Adrienne Loker, LCSW was drawn to the field of Social Work after seeing first hand the path of destruction that addiction left in her own family, simultaneously being uplifted by the echoes of healing that followed. Fascinated by human behavior and the unfair reality that some people were able to recover from their substance use disorder while others were doomed to suffer, Adrienne relocated to Richmond, VA to pursue an undergraduate degree in Social Work (2009) from VA Commonwealth University (VCU). Her focus was in macro practice, believing she could bring about change on a political level. She interned with a grassroots organization and learned about advocating for the underprivileged, community organizing, systemic and cultural oppression, and other humbling lessons that influence her clinical practice. Adrienne went on to pursue her graduate degree in Social Work (2012) from VCU, where she interned for the first African American hospital in the Richmond area on the psychiatric unit, an enriching experience that taught her much about the impact of culture and race on mental health. She then finished her clinical internship with a Juvenile Drug Court program in the Greater Richmond Area.
At the same time Adrienne received her Master's in Social Work, she welcomed her first son into the world. His experience with malnutrition, early trauma, and attachment greatly informed and paralleled Adrienne's work as a novel change agent. Adrienne's sense of identity as a mother greatly influences her vocational direction, as she maintains conscientiousness of what type of community she wishes to leave behind for her family.
Since receiving her Master's Degree, Adrienne’s worked in a variety of mental health settings addressing the roots and manifestations of chemical dependency. Her first job after receiving her Master’s degree was in Virginia’s only Forensic Psychiatric facility providing group and individual therapy to individuals found incompetent to stand trial, not guilty by reason of insanity, and mandated parolees. During her time here, she was discouraged by the rehabilitation efforts of the system, feeling that clients were warehoused over rehabilitated. With her second son on the way, Adrienne was committed to being part of a larger system of change.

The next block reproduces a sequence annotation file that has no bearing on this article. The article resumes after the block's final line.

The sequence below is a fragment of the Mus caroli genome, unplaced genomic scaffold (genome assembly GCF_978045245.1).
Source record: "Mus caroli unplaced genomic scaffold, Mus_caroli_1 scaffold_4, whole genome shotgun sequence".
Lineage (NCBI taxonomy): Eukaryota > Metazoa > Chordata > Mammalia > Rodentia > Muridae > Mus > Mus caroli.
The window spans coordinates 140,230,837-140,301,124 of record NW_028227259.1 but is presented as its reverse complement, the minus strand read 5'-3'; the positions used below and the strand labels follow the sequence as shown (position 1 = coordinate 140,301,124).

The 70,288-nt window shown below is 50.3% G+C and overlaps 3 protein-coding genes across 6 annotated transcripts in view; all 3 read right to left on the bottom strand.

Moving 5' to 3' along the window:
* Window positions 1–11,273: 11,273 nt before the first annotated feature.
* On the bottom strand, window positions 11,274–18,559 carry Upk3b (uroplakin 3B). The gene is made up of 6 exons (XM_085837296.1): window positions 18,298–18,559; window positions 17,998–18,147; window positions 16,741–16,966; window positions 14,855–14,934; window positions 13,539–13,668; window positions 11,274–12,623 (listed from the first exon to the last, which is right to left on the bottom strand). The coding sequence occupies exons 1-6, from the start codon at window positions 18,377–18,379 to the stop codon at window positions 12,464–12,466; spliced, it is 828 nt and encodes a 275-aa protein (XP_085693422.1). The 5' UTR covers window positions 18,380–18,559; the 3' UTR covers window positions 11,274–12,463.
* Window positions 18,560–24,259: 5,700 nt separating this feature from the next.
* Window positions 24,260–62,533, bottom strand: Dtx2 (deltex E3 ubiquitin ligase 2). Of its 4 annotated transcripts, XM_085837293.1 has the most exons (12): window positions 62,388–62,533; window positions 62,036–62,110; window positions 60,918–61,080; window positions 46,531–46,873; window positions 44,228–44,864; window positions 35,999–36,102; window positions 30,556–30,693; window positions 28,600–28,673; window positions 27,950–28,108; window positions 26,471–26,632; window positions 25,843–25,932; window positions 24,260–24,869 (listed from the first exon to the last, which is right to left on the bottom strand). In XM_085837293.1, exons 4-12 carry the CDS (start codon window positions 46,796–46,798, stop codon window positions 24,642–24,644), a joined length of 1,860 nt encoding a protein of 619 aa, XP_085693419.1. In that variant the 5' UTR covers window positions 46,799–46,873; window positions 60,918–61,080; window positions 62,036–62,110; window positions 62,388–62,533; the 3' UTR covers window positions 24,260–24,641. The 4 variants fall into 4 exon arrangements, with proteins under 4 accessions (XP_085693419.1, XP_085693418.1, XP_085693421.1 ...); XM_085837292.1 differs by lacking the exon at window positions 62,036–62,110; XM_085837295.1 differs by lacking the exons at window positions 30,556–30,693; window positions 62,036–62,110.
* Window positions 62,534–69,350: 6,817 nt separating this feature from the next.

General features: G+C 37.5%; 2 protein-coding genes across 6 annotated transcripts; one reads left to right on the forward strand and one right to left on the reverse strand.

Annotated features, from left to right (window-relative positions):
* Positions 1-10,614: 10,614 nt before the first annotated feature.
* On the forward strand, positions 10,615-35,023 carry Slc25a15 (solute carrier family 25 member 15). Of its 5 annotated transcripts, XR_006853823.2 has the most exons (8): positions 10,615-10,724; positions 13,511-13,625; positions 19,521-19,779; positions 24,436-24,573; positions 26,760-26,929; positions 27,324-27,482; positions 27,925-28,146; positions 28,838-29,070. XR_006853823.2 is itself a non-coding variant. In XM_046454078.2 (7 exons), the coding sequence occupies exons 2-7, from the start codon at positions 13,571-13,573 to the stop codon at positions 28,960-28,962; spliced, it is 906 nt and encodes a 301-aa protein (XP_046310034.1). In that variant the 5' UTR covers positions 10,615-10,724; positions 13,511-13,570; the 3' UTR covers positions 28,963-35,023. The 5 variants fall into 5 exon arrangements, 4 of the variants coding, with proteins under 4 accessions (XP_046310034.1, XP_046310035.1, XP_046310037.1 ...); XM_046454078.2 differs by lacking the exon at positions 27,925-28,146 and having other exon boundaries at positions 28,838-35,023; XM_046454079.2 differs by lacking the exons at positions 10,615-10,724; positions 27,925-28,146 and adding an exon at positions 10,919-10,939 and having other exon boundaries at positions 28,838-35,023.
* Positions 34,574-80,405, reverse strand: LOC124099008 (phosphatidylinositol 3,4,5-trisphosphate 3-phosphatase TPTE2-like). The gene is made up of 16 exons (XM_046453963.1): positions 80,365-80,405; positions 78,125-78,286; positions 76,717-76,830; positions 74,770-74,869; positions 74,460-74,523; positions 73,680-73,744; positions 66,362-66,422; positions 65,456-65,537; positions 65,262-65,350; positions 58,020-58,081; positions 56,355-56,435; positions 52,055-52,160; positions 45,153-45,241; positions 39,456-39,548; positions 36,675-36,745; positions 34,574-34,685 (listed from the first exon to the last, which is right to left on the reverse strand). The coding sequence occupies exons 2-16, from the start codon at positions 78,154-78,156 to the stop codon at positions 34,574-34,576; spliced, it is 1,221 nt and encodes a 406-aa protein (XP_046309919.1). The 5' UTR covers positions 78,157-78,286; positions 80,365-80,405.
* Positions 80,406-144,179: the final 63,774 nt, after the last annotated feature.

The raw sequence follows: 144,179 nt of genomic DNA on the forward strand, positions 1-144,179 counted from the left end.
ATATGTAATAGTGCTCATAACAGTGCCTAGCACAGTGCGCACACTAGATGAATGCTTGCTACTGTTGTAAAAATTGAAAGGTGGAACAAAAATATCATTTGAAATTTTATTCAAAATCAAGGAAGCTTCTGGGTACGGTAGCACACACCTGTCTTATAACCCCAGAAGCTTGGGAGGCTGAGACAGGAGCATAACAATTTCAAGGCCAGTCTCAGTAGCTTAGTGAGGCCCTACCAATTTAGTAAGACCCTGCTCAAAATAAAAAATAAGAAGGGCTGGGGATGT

Adrienne began working in a residential facility located on an open campus for sexually reactive youth, being one of the only clinicians with a substance use disorder background. There she treated family systems experiencing trauma symptoms from attachment disruptions, sexual assaults, inconsistent parenting, and other traumatic histories. It was here that she considers her journey of specializing in trauma as beginning. She attributes her Licensing Supervisor and Mentor, Sheila Stewart, LCSW, as well as her direct supervisor and team of talented and specialized clinicians, as positioning her with the capacity to be present with others in unspeakable pain.
After becoming a Licensed Clinical Social Worker, Adrienne moved on to support the Clinical Director of an outpatient substance abuse treatment center providing intensive outpatient and medication assisted treatment. Adrienne fell in love with the Intensive Outpatient Program (IOP), finding it an opportunity to connect people to their deeper selves through the emotional interconnectedness of the group setting. She found that the more she focused on trauma, the more clients leaned in and related in. This modality also capitalized on Adrienne's natural humorous and high energy level, and clients often reported feeling excitement rather than the typical dread when it came time for group.
During her time at this treatment facility, Adrienne was approached by another agency to build an IOP of her own. She accepted this offer, and successfully built an experientially based, trauma informed program that helped many people in her community. Adrienne based curriculum off of her training in Eye Movement Desensitization and Reprocessing (EMDR), ego-state therapy, and psychodrama that targeted self-defeating behaviors directly at their neurological birthplace, rather than remain cerebrally focused through cognitive behavioral methods alone.